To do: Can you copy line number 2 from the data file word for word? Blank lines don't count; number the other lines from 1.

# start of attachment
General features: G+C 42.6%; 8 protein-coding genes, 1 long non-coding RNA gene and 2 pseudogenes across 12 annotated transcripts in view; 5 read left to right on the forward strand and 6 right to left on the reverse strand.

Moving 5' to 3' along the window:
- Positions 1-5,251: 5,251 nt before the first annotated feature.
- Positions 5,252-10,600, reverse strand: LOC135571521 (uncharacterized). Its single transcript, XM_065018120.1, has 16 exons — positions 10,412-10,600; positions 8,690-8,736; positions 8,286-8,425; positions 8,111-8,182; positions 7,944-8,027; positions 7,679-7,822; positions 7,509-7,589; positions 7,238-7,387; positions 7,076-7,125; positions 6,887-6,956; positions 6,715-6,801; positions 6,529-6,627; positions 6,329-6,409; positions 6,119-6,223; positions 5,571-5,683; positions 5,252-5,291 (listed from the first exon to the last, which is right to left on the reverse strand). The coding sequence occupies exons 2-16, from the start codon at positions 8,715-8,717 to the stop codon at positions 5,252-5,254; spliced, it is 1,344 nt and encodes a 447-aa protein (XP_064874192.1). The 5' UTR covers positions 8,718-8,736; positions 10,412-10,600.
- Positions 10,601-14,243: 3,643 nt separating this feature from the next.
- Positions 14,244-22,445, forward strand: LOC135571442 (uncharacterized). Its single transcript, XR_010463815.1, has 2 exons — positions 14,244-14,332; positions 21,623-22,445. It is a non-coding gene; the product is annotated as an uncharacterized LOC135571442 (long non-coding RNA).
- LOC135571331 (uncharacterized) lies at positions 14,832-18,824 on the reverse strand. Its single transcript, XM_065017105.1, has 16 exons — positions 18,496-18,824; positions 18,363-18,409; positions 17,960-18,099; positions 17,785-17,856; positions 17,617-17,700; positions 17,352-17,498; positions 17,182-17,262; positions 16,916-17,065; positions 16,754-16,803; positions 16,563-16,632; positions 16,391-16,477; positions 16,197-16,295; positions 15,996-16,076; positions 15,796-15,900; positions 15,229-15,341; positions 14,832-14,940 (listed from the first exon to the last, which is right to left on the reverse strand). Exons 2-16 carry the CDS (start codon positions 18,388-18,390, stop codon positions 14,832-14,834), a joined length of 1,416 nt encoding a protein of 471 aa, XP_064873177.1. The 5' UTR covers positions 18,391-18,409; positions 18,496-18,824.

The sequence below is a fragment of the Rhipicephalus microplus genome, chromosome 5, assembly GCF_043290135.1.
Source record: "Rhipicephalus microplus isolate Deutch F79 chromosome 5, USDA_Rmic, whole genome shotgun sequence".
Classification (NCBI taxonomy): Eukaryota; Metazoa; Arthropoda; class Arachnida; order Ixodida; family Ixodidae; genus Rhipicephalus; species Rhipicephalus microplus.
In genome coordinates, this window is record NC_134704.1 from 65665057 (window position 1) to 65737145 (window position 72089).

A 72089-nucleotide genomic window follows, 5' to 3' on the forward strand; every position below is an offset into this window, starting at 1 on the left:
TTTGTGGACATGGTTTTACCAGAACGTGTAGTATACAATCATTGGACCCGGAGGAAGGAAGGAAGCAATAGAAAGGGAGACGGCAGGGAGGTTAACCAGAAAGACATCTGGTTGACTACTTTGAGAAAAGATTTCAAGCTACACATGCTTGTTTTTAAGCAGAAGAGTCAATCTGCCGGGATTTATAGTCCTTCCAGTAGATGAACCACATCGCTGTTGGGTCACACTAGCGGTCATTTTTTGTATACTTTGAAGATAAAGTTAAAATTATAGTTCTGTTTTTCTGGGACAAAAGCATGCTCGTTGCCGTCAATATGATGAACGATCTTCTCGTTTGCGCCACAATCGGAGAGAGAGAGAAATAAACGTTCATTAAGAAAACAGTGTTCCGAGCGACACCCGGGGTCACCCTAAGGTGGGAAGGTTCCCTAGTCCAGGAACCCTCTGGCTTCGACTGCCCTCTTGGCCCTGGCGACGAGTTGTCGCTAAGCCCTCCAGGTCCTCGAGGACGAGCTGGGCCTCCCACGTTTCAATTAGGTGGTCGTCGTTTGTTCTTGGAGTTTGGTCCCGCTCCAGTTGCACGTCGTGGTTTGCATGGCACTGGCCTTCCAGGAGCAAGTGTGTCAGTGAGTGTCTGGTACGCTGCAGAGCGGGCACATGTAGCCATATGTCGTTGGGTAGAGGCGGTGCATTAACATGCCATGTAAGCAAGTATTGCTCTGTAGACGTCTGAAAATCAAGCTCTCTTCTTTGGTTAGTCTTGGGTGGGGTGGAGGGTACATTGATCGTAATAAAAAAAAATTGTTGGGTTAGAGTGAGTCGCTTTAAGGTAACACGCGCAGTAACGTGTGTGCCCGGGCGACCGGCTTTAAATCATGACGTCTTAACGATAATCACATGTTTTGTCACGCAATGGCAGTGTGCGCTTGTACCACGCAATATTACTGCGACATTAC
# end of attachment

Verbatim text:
Moving 5' to 3' along the window: